It’s a near certainty that businesses of any size or scope would seek to reduce costs if given the chance. And why not? Lowering costs is arguably the most direct way to increase profitability.
If only it were that simple. In reality, many businesses find that reducing costs is actually quite complex, given a host of variables unique to their business. Add to that competing internal priorities, as well as a general fear of cutting too deeply and trimming muscle and bone with the fat. It’s no wonder, then, that businesses find controlling core costs one of their biggest challenges.
While it can be complicated and time-consuming, the benefits of addressing costs are clear. Impacting costs directly relate to improving profitability. For many reasons, reductions in costs do not always translate dollar for dollar into profitability, and by cutting too deeply, you can inflict damage on the organization. But by cutting smartly, you can improve profitability.
So the easy question is, where do you start? In almost every organization, there are “Five Buckets of Costs.” While the order of these buckets varies somewhat from organization to organization and industry to industry, the general order from biggest impact to smallest is:
- Staffing-related costs: salaries, employee benefit plans/health insurance, HR services (payroll, search, training, and development), workers’ compensation, unemployment benefits, etc.
- Materials and supplies: direct materials (i.e., those related to production of products and services) and indirect materials such as office supplies and consumables
- Property, plant, and equipment (PP+E): land, manufacturing plants, office buildings, manufacturing equipment, etc.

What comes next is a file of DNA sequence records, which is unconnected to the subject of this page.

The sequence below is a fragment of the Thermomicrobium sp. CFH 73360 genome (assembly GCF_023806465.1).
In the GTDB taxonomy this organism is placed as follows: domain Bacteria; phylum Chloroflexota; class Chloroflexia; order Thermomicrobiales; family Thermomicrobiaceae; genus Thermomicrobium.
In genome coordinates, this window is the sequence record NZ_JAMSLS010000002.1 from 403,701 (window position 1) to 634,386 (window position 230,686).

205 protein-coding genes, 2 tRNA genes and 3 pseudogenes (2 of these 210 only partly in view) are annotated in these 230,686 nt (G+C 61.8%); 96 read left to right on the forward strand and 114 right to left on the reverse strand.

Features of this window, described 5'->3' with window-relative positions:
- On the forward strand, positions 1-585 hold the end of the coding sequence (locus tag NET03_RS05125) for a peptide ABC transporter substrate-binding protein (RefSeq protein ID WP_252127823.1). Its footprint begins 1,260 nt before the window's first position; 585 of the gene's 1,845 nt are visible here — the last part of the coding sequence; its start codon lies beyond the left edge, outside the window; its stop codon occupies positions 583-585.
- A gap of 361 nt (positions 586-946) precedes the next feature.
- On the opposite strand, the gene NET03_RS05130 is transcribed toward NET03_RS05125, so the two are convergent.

- Contracts and contract services: outside services such as outsourcing, contractors, service providers, etc.
- Taxes and insurance: federal, state, local taxes and property and casualty, professional, directors and officers, and many others
Ultimately cost reduction serves to increase the gap between a business’ revenues and expenses. This, in turn, expands profit margin—even if revenue remains constant. As a result, the question arises what to do with increased free cash flow after the cost savings takes place. It can be returned to the owner/shareholder, or it can be used to reinvest in the business and fuel next-stage growth. New investments can include the development of new products and services, acquisition of new customers, or marketing-related investments to build brand awareness and equity. They can also focus on larger goals such as strategic acquisitions. The key is to unlock the cash necessary to move forward.
That’s where the five buckets come in.
Leadership should seize the opportunity to examine each bucket with a critical eye. How are costs managed? Are they necessary? If so, can they be reduced or streamlined – through negotiation or otherwise – in ways that don’t adversely affect operations or organizational capacity?
Consider some examples, bucket by bucket.
- Staffing-related costs:
- Move to a flexible/variable workforce (e.g., shift less critical/lower demand staff to a contractor status). The objective is to allow for slight increases in hourly rates while reducing overall costs.
- Outsource training and development, or implement an online learning academy.
- Renegotiate benefit plans and/or use a managed care organization for workers’ compensation
- Materials and supplies:
- Source and renegotiate materials and supplies. It is much easier to re-negotiate indirect, rather than direct materials, but savings can be found from either avenue. If you haven’t sourced materials recently, many organizations have found savings in the five to 15 percent range.
- Purchasing cooperatives serve a unique function to pool the purchasing power of multiple organizations to increase buying power and, therefore, reduce purchase costs.